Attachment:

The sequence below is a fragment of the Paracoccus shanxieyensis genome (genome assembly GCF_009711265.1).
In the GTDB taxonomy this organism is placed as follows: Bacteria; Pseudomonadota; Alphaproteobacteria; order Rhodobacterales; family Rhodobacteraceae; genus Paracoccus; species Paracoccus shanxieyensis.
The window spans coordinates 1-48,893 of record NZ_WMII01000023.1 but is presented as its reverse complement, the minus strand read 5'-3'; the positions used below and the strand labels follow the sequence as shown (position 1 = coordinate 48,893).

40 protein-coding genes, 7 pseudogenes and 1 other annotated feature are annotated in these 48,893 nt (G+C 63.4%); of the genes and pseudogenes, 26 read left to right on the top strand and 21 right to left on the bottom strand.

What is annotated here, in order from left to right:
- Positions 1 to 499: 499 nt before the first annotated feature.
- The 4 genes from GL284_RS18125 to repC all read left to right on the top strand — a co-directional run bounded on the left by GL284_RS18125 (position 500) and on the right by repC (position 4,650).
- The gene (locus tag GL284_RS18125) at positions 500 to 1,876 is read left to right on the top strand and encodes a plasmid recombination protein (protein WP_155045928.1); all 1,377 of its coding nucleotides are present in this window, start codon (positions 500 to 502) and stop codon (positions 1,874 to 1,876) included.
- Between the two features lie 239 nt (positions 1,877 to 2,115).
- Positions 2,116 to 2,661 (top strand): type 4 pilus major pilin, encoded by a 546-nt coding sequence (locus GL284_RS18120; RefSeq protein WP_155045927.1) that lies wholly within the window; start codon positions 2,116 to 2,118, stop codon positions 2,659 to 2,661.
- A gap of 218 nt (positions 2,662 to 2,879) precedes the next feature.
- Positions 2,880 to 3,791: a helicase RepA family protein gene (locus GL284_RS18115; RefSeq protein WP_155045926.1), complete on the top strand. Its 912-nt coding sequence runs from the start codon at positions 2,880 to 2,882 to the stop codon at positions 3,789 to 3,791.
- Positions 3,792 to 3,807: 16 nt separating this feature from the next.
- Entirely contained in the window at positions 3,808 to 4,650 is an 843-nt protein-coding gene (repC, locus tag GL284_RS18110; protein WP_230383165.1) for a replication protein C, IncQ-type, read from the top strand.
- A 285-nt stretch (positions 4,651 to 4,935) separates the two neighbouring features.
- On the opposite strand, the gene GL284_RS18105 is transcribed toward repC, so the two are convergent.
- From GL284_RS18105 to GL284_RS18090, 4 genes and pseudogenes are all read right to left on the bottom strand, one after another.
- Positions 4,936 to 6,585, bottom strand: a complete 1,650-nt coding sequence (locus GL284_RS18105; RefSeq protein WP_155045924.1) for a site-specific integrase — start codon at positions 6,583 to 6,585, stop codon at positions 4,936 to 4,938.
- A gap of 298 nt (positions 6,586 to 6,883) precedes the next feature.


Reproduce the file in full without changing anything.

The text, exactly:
The sequence below is a fragment of the Paracoccus shanxieyensis genome (genome assembly GCF_009711265.1).
In the GTDB taxonomy this organism is placed as follows: Bacteria; Pseudomonadota; Alphaproteobacteria; order Rhodobacterales; family Rhodobacteraceae; genus Paracoccus; species Paracoccus shanxieyensis.
The window spans coordinates 1-48,893 of record NZ_WMII01000023.1 but is presented as its reverse complement, the minus strand read 5'-3'; the positions used below and the strand labels follow the sequence as shown (position 1 = coordinate 48,893).

40 protein-coding genes, 7 pseudogenes and 1 other annotated feature are annotated in these 48,893 nt (G+C 63.4%); of the genes and pseudogenes, 26 read left to right on the top strand and 21 right to left on the bottom strand.

What is annotated here, in order from left to right:
- Positions 1 to 499: 499 nt before the first annotated feature.
- The 4 genes from GL284_RS18125 to repC all read left to right on the top strand — a co-directional run bounded on the left by GL284_RS18125 (position 500) and on the right by repC (position 4,650).
- The gene (locus tag GL284_RS18125) at positions 500 to 1,876 is read left to right on the top strand and encodes a plasmid recombination protein (protein WP_155045928.1); all 1,377 of its coding nucleotides are present in this window, start codon (positions 500 to 502) and stop codon (positions 1,874 to 1,876) included.
- Between the two features lie 239 nt (positions 1,877 to 2,115).
- Positions 2,116 to 2,661 (top strand): type 4 pilus major pilin, encoded by a 546-nt coding sequence (locus GL284_RS18120; RefSeq protein WP_155045927.1) that lies wholly within the window; start codon positions 2,116 to 2,118, stop codon positions 2,659 to 2,661.
- A gap of 218 nt (positions 2,662 to 2,879) precedes the next feature.
- Positions 2,880 to 3,791: a helicase RepA family protein gene (locus GL284_RS18115; RefSeq protein WP_155045926.1), complete on the top strand. Its 912-nt coding sequence runs from the start codon at positions 2,880 to 2,882 to the stop codon at positions 3,789 to 3,791.
- Positions 3,792 to 3,807: 16 nt separating this feature from the next.
- Entirely contained in the window at positions 3,808 to 4,650 is an 843-nt protein-coding gene (repC, locus tag GL284_RS18110; protein WP_230383165.1) for a replication protein C, IncQ-type, read from the top strand.
- A 285-nt stretch (positions 4,651 to 4,935) separates the two neighbouring features.
- On the opposite strand, the gene GL284_RS18105 is transcribed toward repC, so the two are convergent.
- From GL284_RS18105 to GL284_RS18090, 4 genes and pseudogenes are all read right to left on the bottom strand, one after another.
- Positions 4,936 to 6,585, bottom strand: a complete 1,650-nt coding sequence (locus GL284_RS18105; RefSeq protein WP_155045924.1) for a site-specific integrase — start codon at positions 6,583 to 6,585, stop codon at positions 4,936 to 4,938.
- A gap of 298 nt (positions 6,586 to 6,883) precedes the next feature.